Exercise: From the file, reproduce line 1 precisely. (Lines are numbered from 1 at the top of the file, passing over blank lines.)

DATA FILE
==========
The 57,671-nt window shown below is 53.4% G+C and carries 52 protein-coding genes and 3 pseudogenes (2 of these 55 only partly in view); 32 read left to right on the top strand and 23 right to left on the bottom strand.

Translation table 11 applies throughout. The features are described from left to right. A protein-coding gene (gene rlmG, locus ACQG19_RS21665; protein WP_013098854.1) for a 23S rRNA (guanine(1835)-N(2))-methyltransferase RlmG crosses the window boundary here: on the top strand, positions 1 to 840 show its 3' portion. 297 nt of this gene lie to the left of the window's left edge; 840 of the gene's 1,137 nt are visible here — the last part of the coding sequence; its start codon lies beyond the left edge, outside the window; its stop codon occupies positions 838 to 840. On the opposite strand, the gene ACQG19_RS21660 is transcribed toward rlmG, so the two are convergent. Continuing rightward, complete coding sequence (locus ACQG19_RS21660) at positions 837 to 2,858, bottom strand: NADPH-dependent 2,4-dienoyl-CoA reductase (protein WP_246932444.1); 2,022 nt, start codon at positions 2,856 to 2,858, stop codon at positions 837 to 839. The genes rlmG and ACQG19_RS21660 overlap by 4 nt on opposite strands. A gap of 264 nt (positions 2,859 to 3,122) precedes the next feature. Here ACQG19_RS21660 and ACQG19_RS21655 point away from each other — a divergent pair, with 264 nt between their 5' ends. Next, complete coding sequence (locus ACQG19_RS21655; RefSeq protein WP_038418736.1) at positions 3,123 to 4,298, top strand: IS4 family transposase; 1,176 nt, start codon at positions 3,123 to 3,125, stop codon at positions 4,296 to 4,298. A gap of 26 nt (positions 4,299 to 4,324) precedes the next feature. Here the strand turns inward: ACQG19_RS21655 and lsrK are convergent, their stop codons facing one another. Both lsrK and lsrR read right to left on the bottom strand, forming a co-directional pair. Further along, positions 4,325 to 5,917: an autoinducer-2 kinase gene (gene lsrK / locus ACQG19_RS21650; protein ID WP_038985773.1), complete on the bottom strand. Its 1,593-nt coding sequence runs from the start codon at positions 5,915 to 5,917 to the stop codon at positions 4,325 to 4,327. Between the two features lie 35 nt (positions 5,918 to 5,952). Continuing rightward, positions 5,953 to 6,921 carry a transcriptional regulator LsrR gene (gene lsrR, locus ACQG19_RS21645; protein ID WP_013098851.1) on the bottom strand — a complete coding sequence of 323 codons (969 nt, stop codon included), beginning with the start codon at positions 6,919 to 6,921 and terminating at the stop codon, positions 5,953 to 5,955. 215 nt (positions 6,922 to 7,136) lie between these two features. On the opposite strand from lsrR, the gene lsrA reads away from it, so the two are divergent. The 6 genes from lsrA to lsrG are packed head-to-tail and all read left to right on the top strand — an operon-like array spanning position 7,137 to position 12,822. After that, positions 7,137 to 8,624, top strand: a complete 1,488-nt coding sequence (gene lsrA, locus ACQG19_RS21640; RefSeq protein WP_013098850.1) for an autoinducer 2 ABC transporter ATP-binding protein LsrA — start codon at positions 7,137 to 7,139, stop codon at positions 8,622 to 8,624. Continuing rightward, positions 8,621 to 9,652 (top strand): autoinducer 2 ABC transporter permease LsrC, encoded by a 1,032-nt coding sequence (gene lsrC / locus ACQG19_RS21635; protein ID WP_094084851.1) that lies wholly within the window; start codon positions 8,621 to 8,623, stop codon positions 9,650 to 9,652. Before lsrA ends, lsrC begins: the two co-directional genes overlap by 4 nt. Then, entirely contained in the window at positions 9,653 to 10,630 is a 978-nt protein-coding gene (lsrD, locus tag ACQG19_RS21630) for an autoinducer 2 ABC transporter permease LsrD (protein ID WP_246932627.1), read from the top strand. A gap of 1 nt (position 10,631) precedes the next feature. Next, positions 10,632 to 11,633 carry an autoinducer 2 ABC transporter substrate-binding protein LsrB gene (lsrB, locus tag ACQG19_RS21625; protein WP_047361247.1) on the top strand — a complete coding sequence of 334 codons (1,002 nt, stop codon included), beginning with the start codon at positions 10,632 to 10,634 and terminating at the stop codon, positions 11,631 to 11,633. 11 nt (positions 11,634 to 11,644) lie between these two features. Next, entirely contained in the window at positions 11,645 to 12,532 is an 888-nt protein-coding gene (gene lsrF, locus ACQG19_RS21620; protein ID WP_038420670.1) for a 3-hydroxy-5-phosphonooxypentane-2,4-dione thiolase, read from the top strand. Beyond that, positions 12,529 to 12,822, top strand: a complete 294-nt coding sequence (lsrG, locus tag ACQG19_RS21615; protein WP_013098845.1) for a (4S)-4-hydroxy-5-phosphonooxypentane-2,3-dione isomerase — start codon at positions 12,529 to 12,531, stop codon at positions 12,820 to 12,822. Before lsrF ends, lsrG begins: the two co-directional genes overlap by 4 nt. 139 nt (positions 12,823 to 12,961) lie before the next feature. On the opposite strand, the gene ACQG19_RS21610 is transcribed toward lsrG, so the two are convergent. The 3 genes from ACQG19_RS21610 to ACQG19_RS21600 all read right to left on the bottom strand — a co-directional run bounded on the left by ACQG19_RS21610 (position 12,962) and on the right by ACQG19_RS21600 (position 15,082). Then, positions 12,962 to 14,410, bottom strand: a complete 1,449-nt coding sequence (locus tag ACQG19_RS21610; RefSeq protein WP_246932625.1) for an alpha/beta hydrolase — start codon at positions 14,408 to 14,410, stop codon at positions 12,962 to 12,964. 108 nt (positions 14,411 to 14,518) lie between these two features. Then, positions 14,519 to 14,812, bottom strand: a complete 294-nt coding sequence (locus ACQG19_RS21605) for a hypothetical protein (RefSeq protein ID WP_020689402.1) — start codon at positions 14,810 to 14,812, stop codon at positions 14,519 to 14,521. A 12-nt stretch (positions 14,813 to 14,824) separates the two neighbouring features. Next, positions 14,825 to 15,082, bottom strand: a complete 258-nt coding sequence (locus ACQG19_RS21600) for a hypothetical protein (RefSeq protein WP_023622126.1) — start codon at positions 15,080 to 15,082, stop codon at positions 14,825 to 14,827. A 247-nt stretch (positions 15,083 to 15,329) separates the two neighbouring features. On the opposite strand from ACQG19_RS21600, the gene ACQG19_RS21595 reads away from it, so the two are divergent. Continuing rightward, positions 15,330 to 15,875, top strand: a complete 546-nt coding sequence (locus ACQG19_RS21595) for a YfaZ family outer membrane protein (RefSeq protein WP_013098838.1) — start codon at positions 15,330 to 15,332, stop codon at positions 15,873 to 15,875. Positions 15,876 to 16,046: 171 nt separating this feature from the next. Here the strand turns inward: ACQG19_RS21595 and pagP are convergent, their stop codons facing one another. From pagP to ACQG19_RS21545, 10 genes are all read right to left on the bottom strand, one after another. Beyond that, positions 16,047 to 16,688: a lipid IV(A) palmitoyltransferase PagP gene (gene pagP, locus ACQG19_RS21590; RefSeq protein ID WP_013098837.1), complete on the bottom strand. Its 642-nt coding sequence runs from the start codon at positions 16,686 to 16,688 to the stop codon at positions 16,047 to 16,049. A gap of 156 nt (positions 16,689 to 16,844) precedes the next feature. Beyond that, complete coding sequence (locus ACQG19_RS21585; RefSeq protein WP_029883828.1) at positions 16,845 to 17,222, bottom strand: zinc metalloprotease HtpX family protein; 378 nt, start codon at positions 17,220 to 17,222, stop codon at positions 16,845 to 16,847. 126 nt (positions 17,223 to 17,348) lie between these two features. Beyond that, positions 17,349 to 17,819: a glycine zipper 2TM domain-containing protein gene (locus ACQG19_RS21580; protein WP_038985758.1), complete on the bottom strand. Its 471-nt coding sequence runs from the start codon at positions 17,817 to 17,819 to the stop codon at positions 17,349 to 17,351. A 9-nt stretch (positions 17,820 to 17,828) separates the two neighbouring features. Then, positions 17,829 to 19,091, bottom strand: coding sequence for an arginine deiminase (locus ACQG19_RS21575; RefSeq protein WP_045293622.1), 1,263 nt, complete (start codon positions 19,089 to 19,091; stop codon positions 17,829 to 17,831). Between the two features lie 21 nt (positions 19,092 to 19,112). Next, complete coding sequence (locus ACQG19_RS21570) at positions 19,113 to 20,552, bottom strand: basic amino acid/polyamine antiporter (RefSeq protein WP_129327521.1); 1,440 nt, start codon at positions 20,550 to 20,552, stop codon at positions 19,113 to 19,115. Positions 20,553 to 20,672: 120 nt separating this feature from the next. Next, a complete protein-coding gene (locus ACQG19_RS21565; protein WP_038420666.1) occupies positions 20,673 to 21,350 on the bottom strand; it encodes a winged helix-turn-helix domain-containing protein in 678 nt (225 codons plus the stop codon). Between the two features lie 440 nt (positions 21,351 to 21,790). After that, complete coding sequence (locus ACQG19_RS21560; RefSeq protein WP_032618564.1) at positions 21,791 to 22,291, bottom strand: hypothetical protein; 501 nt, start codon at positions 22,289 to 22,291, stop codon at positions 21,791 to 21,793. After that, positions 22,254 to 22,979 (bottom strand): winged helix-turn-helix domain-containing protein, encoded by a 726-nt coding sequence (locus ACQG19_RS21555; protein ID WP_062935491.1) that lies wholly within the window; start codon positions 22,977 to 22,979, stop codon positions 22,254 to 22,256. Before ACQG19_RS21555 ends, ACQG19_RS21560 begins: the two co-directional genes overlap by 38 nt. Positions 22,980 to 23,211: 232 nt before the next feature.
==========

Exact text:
The 57,671-nt window shown below is 53.4% G+C and carries 52 protein-coding genes and 3 pseudogenes (2 of these 55 only partly in view); 32 read left to right on the top strand and 23 right to left on the bottom strand.